Monday, 13 December 2010

Botox Could Cause Muscular Weakness in Cerebral Palsy Patients

For years now, doctors have been using Botox to help patients with cerebral palsy regain control of some of their muscles. Now, a new study finds that use of Botox could lead to muscular weakness away from the injection site.

The research was conducted by scientists at the University of Calgary. The study will soon be published in the Journal of Biomechanics. The researchers injected rabbits with the botulinum toxin, and found that the rabbits experienced muscular loss and atrophy six months after the injection. Even worse, this muscular weakness wasn't confined to the injection site. According to the researchers, the effects of the Botox spread far away from the injection site. The toxin affected muscles that were located far away from the injection site.

Earlier research had shown that the Botox injection also affects muscles surrounding the injection site. However, this new study finds that even muscles located elsewhere in the body may suffer from weakness and loss of muscle mass as a result of the injection.

Botox helps to block the nerve signals that tell specific muscles to remain clenched. It therefore helps patients with cerebral palsy to regain some control over their muscles. In fact, Botox has given patients with cerebral palsy not just a quick fix to their problems with muscle control, but has also allowed these patients increased mobility through physiotherapy exercises focusing on the spastic muscles.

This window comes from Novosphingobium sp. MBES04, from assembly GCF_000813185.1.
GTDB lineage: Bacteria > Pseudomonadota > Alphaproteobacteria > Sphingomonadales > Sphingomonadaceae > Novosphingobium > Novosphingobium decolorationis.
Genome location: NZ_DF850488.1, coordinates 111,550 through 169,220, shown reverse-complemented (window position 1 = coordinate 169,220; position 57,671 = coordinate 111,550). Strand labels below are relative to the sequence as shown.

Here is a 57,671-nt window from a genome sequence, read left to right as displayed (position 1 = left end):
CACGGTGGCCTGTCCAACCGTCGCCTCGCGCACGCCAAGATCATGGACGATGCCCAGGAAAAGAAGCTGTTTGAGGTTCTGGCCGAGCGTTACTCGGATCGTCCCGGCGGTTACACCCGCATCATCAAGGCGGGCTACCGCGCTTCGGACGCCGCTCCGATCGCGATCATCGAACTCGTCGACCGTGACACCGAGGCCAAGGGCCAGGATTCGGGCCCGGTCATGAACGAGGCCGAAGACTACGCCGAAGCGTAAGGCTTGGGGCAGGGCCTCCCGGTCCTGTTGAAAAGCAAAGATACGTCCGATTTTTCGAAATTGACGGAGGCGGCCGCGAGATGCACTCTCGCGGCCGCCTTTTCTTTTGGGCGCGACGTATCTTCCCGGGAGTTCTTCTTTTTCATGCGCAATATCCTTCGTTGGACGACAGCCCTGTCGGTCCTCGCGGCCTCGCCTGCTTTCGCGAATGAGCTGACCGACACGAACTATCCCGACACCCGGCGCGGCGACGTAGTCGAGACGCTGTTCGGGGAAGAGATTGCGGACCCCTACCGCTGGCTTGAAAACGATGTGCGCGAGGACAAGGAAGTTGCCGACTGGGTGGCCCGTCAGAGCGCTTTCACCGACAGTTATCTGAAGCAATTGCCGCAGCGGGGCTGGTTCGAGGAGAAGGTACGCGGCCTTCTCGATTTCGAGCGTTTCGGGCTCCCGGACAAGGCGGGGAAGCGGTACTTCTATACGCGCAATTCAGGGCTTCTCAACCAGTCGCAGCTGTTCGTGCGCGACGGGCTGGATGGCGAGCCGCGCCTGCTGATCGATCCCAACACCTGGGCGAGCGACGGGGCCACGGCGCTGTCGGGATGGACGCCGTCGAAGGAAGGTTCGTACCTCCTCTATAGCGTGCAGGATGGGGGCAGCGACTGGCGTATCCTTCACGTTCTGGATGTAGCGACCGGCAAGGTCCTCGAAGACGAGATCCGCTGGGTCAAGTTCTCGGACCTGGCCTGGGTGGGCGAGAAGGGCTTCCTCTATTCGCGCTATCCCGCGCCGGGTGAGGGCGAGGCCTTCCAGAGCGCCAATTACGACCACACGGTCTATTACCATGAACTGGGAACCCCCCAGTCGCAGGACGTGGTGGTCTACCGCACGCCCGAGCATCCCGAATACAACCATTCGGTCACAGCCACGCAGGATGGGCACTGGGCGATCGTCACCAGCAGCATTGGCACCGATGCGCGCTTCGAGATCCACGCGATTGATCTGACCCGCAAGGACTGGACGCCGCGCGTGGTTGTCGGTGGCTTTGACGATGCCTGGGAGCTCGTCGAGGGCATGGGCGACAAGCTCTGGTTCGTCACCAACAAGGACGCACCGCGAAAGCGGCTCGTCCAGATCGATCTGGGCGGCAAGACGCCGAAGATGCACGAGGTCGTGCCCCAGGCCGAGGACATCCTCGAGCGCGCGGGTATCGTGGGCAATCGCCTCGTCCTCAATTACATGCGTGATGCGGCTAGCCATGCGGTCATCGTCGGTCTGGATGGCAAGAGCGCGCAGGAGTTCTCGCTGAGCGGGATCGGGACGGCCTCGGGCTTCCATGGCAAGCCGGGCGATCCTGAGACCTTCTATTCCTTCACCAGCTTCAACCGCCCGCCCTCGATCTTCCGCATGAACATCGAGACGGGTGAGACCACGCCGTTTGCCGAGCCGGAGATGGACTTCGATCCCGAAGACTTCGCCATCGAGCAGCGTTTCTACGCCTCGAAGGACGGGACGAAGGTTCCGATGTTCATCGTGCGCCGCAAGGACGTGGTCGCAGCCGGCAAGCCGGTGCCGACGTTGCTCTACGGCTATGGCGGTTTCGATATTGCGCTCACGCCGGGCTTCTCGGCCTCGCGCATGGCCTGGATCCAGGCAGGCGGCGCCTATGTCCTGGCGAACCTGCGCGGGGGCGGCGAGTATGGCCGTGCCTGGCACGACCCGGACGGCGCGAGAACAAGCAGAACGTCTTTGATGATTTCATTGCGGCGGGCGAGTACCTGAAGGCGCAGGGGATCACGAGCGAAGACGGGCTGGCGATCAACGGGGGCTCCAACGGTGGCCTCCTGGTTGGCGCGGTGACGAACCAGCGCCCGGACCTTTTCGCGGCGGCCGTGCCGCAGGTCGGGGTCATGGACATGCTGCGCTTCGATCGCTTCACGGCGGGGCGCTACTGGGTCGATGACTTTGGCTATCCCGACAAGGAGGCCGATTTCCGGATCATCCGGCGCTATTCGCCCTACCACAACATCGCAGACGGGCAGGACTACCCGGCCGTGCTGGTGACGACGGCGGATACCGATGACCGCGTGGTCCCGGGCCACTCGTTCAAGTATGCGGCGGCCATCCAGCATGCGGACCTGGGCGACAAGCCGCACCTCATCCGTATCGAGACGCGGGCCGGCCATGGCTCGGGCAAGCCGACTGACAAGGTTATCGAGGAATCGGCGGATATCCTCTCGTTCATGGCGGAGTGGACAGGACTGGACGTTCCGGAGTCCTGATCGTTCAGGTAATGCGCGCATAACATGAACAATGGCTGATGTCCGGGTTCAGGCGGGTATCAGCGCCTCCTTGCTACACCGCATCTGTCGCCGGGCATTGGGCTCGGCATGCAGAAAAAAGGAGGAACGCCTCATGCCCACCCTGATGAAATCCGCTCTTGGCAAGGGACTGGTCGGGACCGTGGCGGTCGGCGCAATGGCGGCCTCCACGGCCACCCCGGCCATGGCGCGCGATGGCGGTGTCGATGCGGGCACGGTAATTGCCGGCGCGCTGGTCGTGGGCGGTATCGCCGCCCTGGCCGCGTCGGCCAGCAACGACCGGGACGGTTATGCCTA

No one is calling for this new research to be taken as a sign that Botox should not be used on patients with cerebral palsy. Currently, the benefits of using Botox seem to outweigh any adverse effects from it. However, Arizona medical malpractice lawyers believe that more research is needed into the long-term consequences of using Botox to treat muscular weakness in cerebral palsy patients.


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